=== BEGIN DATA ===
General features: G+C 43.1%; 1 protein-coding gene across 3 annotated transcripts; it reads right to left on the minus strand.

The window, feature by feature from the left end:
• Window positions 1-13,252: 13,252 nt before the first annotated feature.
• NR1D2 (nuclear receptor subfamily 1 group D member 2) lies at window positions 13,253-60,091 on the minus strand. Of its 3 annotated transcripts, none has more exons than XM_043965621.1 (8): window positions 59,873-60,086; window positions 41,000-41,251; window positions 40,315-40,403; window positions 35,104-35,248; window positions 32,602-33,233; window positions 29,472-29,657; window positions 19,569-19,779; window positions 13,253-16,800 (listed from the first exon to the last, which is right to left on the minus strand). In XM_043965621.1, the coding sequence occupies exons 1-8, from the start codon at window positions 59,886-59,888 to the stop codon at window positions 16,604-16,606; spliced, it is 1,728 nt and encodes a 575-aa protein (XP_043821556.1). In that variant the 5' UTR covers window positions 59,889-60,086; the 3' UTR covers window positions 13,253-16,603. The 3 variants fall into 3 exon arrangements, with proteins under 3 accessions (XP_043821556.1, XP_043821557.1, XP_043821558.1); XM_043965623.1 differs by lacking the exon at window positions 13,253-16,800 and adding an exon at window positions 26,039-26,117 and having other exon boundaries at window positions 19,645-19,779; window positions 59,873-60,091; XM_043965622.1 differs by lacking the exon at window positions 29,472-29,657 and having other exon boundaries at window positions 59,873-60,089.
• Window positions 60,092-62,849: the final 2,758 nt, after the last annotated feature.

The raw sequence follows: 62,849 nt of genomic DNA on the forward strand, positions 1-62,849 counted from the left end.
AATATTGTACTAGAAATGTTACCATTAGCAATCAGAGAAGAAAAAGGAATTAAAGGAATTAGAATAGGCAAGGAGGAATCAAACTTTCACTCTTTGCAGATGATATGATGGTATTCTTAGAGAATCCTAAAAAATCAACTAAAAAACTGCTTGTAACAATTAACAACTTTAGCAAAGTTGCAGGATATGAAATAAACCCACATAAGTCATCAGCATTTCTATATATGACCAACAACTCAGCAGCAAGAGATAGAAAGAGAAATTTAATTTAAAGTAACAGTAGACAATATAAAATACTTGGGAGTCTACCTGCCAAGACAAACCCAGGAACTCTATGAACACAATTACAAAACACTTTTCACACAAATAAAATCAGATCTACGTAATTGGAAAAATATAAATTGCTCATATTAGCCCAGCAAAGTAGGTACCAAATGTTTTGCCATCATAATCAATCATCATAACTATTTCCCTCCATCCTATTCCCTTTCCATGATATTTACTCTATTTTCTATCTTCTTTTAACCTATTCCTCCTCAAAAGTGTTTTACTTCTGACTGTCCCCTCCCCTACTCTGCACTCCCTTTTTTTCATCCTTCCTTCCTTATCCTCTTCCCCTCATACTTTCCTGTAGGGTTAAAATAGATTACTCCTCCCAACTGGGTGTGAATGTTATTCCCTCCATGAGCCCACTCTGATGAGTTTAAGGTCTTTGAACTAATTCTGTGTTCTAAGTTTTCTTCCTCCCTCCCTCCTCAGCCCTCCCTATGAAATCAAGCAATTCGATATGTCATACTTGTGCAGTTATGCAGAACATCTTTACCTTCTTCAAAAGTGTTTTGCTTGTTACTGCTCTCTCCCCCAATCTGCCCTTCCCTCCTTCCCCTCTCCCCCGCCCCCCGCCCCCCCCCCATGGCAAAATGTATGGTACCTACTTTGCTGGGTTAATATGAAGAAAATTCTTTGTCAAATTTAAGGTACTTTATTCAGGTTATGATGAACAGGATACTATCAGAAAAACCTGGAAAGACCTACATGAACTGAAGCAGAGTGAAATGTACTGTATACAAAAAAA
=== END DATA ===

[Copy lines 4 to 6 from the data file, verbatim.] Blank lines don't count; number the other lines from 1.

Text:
• NR1D2 (nuclear receptor subfamily 1 group D member 2) lies at window positions 13,253-60,091 on the minus strand. Of its 3 annotated transcripts, none has more exons than XM_043965621.1 (8): window positions 59,873-60,086; window positions 41,000-41,251; window positions 40,315-40,403; window positions 35,104-35,248; window positions 32,602-33,233; window positions 29,472-29,657; window positions 19,569-19,779; window positions 13,253-16,800 (listed from the first exon to the last, which is right to left on the minus strand). In XM_043965621.1, the coding sequence occupies exons 1-8, from the start codon at window positions 59,886-59,888 to the stop codon at window positions 16,604-16,606; spliced, it is 1,728 nt and encodes a 575-aa protein (XP_043821556.1). In that variant the 5' UTR covers window positions 59,889-60,086; the 3' UTR covers window positions 13,253-16,603. The 3 variants fall into 3 exon arrangements, with proteins under 3 accessions (XP_043821556.1, XP_043821557.1, XP_043821558.1); XM_043965623.1 differs by lacking the exon at window positions 13,253-16,800 and adding an exon at window positions 26,039-26,117 and having other exon boundaries at window positions 19,645-19,779; window positions 59,873-60,091; XM_043965622.1 differs by lacking the exon at window positions 29,472-29,657 and having other exon boundaries at window positions 59,873-60,089.
• Window positions 60,092-62,849: the final 2,758 nt, after the last annotated feature.

The raw sequence follows: 62,849 nt of genomic DNA on the forward strand, positions 1-62,849 counted from the left end.